Gagosian is pleased to announce the representation of Rick Lowe. Lowe’s numerous collaborative projects, undertaken in the spirit and tradition of “social sculpture,” are paired with an extensive body of work in painting, drawing, and installation. Working closely with individuals and communities, he has identified myriad ways to exercise creativity in the context of everyday activities, harnessing it to explore concerns around equity and justice. Influenced by Joseph Beuys’s formulation of “social sculpture,” he has moved from figurative “anti-painting” to the making and maintenance of projects aimed at the transformation of social structures and sites, and to symbolic abstract painting.
Lowe will inaugurate the third season of Gagosian’s Artist Spotlight series on September 29. His first solo exhibition at the gallery is scheduled for fall 2022 at Gagosian New York.
Rick Lowe. Photo: Brent Reaney
Wednesday, October 20, 2021, 12pm EDT
As part of Talking to Our Time program, an online series of artist talks organized by the Hirshhorn Museum and Sculpture Garden in Washington, DC, Rick Lowe will be joined by Gagosian director Antwaun Sargent to discuss how creativity can empower people and communities to spark economic, social, and political change. The pair will speak about Lowe’s community-based initiatives, such as Project Row Houses and Greenwood Art Project, as well as his paintings and drawings based on a visual language developed from aerial photographs of dominoes, a game he often plays with residents of his social projects. To join the online event, register at smithsonian.zoom.us.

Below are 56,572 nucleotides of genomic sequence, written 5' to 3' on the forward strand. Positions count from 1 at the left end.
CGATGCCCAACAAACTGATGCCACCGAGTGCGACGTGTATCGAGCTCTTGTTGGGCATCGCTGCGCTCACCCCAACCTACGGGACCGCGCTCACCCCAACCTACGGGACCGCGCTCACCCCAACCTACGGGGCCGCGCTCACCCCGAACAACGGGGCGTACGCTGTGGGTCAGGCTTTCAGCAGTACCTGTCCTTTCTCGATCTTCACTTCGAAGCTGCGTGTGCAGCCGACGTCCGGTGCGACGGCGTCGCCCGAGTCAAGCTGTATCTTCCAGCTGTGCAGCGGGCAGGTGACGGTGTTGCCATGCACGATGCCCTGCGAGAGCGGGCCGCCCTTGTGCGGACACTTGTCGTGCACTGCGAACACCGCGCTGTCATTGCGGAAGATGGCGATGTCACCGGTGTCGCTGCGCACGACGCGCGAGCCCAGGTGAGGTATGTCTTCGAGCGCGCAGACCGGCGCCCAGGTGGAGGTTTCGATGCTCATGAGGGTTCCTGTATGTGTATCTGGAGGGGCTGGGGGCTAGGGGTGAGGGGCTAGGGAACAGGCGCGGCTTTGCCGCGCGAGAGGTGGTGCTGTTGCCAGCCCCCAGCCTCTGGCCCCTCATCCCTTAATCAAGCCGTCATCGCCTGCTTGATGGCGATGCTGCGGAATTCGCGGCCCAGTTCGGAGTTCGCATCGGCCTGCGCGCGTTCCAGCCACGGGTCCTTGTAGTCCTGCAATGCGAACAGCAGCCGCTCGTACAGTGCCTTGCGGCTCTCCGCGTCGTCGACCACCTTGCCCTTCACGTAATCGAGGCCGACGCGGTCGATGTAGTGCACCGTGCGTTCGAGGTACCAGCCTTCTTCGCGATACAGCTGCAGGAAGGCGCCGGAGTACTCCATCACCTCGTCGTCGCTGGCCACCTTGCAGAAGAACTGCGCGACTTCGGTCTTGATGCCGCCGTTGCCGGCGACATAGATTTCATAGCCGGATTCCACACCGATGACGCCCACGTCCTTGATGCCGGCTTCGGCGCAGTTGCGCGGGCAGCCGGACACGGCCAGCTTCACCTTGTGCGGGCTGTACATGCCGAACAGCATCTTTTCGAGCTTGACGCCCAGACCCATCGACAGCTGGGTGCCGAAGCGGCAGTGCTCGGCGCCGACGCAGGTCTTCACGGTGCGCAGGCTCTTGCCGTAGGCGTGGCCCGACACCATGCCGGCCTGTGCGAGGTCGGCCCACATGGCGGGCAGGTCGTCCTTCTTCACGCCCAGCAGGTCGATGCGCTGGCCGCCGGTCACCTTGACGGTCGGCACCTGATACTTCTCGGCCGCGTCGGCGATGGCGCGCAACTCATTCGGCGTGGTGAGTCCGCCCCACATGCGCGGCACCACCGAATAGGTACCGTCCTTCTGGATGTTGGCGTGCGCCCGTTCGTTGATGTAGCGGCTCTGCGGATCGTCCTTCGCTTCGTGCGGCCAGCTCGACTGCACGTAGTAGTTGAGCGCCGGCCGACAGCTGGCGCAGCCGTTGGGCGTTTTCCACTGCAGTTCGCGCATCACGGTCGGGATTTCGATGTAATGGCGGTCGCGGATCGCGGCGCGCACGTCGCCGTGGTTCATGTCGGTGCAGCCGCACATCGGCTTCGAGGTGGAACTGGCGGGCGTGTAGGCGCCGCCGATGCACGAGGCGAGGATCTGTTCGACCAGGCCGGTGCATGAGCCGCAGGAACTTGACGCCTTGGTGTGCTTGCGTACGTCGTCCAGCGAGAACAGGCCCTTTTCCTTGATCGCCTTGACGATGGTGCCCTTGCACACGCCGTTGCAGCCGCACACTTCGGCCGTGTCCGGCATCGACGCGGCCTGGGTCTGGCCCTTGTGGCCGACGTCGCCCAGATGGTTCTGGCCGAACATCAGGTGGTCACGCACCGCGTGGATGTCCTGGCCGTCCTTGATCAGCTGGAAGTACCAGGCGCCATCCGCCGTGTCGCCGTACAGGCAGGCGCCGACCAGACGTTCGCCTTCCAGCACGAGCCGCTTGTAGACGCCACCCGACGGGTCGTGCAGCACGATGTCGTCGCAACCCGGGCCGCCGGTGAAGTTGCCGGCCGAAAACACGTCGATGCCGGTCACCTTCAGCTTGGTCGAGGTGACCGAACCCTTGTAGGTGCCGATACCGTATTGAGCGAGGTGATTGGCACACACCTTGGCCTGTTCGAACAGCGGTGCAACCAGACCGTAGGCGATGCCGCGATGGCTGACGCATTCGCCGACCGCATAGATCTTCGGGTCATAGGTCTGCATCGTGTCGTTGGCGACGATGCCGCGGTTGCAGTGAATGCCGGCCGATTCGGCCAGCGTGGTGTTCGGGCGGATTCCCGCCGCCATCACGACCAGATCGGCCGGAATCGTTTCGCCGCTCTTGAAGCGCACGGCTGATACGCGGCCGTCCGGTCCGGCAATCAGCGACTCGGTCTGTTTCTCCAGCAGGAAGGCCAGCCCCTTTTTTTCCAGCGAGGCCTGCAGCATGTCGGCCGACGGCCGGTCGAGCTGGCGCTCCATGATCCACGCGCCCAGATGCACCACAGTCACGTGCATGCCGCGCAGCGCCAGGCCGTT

Left: Rick Lowe. Photo: Brent Reaney. Right: Antwaun Sargent. Photo: Chase Hall
September 29–October 5, 2021
Rick Lowe’s extensive body of work in painting, drawing, and installation is paired with numerous collaborative projects, undertaken in the spirit and tradition of “social sculpture.” Working closely with individuals and communities, Lowe has identified myriad ways to exercise creativity in the context of everyday activities, harnessing it to explore concerns around equity and justice. In his paintings and drawings, he has developed a visual language based on aerial photographs of dominoes games that reveal their resemblance to maps of urban districts. By tracing and layering the patterns he discovers, he produces works that, while visually abstract, represent the reconfiguration and movement of communities over time.
Photo: Brent Reaney
Rick Lowe: G.A.P. Van
PBS American Portrait
Rick Lowe discusses his G.A.P. Van (2021), a mobile, multidisciplinary art production and performance space that aims to foster a sense of community and healing among the residents of the Greenwood District in Tulsa, Oklahoma. Traveling through the neighborhood, the van serves as a mobile healing space where the community can—through a participatory process of making and exhibiting posters—archive and acknowledge the trauma of the Tulsa Race Massacre of 1921 while celebrating the vibrant energy of “Black Wall Street.”
Rick Lowe, G.A.P. Van, Tulsa, Oklahoma, 2021 © Rick Lowe Studio
The Thinking Hand